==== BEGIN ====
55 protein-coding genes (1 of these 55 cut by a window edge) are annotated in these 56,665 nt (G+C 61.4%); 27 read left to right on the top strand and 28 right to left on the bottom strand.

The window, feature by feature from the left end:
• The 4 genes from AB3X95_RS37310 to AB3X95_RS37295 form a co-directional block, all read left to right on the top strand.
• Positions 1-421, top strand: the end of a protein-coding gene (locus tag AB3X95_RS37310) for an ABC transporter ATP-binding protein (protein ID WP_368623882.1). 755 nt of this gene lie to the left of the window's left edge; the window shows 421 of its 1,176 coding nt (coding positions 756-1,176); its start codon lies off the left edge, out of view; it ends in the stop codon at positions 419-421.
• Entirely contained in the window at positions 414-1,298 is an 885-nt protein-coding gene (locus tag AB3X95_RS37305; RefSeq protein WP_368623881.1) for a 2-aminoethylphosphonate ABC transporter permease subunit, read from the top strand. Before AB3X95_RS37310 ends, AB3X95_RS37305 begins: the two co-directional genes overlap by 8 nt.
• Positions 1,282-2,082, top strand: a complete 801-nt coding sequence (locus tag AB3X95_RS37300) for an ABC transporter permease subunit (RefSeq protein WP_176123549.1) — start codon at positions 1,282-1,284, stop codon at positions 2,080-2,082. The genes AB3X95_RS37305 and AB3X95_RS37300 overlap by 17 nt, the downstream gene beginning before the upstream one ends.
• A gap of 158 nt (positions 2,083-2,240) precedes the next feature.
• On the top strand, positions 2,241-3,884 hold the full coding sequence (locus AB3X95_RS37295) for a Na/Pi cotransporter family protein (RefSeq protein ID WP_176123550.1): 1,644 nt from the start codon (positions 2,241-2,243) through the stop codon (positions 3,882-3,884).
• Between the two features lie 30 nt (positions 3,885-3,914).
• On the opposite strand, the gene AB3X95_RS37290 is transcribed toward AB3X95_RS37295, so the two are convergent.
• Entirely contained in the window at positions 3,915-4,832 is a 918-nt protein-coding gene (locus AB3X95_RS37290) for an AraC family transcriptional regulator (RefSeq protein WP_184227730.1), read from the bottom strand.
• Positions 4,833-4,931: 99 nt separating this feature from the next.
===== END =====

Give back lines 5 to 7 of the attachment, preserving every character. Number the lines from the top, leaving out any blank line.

• Entirely contained in the window at positions 414-1,298 is an 885-nt protein-coding gene (locus tag AB3X95_RS37305; RefSeq protein WP_368623881.1) for a 2-aminoethylphosphonate ABC transporter permease subunit, read from the top strand. Before AB3X95_RS37310 ends, AB3X95_RS37305 begins: the two co-directional genes overlap by 8 nt.
• Positions 1,282-2,082, top strand: a complete 801-nt coding sequence (locus tag AB3X95_RS37300) for an ABC transporter permease subunit (RefSeq protein WP_176123549.1) — start codon at positions 1,282-1,284, stop codon at positions 2,080-2,082. The genes AB3X95_RS37305 and AB3X95_RS37300 overlap by 17 nt, the downstream gene beginning before the upstream one ends.
• A gap of 158 nt (positions 2,083-2,240) precedes the next feature.